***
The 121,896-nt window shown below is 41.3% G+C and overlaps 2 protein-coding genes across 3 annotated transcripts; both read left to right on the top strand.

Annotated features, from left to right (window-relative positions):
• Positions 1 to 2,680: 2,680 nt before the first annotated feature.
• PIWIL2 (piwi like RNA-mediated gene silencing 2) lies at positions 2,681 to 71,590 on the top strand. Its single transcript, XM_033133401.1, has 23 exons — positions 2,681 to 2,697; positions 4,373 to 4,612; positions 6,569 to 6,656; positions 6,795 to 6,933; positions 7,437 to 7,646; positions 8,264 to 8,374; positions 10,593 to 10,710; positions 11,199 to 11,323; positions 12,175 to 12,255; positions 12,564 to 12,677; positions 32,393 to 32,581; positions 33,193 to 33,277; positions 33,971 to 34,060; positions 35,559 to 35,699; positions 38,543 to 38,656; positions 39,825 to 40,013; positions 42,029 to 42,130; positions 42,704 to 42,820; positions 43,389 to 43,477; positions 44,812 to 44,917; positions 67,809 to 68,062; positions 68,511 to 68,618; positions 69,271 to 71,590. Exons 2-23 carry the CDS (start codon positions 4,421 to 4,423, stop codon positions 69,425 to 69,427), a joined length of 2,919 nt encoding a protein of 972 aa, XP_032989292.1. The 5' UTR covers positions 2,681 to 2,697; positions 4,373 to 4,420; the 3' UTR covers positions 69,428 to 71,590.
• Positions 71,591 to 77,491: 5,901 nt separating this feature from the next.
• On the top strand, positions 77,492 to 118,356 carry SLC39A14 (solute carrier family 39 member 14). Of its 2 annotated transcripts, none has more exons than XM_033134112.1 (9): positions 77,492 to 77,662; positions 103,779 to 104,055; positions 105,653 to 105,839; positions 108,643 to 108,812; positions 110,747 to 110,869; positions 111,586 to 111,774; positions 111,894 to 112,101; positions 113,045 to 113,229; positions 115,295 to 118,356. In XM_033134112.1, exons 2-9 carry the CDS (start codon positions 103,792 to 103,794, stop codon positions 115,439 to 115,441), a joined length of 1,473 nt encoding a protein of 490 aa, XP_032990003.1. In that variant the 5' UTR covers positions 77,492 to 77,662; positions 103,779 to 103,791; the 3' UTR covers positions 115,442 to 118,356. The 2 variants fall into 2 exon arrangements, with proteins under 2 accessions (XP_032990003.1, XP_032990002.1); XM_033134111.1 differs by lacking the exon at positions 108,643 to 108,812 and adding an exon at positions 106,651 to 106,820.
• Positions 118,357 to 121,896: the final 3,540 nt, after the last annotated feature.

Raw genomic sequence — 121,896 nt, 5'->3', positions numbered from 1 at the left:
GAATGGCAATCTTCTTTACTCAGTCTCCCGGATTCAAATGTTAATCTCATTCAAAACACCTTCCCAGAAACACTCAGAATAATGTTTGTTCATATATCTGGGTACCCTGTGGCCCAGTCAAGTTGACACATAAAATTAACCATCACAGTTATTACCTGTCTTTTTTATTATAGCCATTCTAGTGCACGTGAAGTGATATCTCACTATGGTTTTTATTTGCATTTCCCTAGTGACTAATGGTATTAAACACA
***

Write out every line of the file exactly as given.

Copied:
The 121,896-nt window shown below is 41.3% G+C and overlaps 2 protein-coding genes across 3 annotated transcripts; both read left to right on the top strand.

Annotated features, from left to right (window-relative positions):
• Positions 1 to 2,680: 2,680 nt before the first annotated feature.
• PIWIL2 (piwi like RNA-mediated gene silencing 2) lies at positions 2,681 to 71,590 on the top strand. Its single transcript, XM_033133401.1, has 23 exons — positions 2,681 to 2,697; positions 4,373 to 4,612; positions 6,569 to 6,656; positions 6,795 to 6,933; positions 7,437 to 7,646; positions 8,264 to 8,374; positions 10,593 to 10,710; positions 11,199 to 11,323; positions 12,175 to 12,255; positions 12,564 to 12,677; positions 32,393 to 32,581; positions 33,193 to 33,277; positions 33,971 to 34,060; positions 35,559 to 35,699; positions 38,543 to 38,656; positions 39,825 to 40,013; positions 42,029 to 42,130; positions 42,704 to 42,820; positions 43,389 to 43,477; positions 44,812 to 44,917; positions 67,809 to 68,062; positions 68,511 to 68,618; positions 69,271 to 71,590. Exons 2-23 carry the CDS (start codon positions 4,421 to 4,423, stop codon positions 69,425 to 69,427), a joined length of 2,919 nt encoding a protein of 972 aa, XP_032989292.1. The 5' UTR covers positions 2,681 to 2,697; positions 4,373 to 4,420; the 3' UTR covers positions 69,428 to 71,590.
• Positions 71,591 to 77,491: 5,901 nt separating this feature from the next.
• On the top strand, positions 77,492 to 118,356 carry SLC39A14 (solute carrier family 39 member 14). Of its 2 annotated transcripts, none has more exons than XM_033134112.1 (9): positions 77,492 to 77,662; positions 103,779 to 104,055; positions 105,653 to 105,839; positions 108,643 to 108,812; positions 110,747 to 110,869; positions 111,586 to 111,774; positions 111,894 to 112,101; positions 113,045 to 113,229; positions 115,295 to 118,356. In XM_033134112.1, exons 2-9 carry the CDS (start codon positions 103,792 to 103,794, stop codon positions 115,439 to 115,441), a joined length of 1,473 nt encoding a protein of 490 aa, XP_032990003.1. In that variant the 5' UTR covers positions 77,492 to 77,662; positions 103,779 to 103,791; the 3' UTR covers positions 115,442 to 118,356. The 2 variants fall into 2 exon arrangements, with proteins under 2 accessions (XP_032990003.1, XP_032990002.1); XM_033134111.1 differs by lacking the exon at positions 108,643 to 108,812 and adding an exon at positions 106,651 to 106,820.
• Positions 118,357 to 121,896: the final 3,540 nt, after the last annotated feature.

Raw genomic sequence — 121,896 nt, 5'->3', positions numbered from 1 at the left:
GAATGGCAATCTTCTTTACTCAGTCTCCCGGATTCAAATGTTAATCTCATTCAAAACACCTTCCCAGAAACACTCAGAATAATGTTTGTTCATATATCTGGGTACCCTGTGGCCCAGTCAAGTTGACACATAAAATTAACCATCACAGTTATTACCTGTCTTTTTTATTATAGCCATTCTAGTGCACGTGAAGTGATATCTCACTATGGTTTTTATTTGCATTTCCCTAGTGACTAATGGTATTAAACACA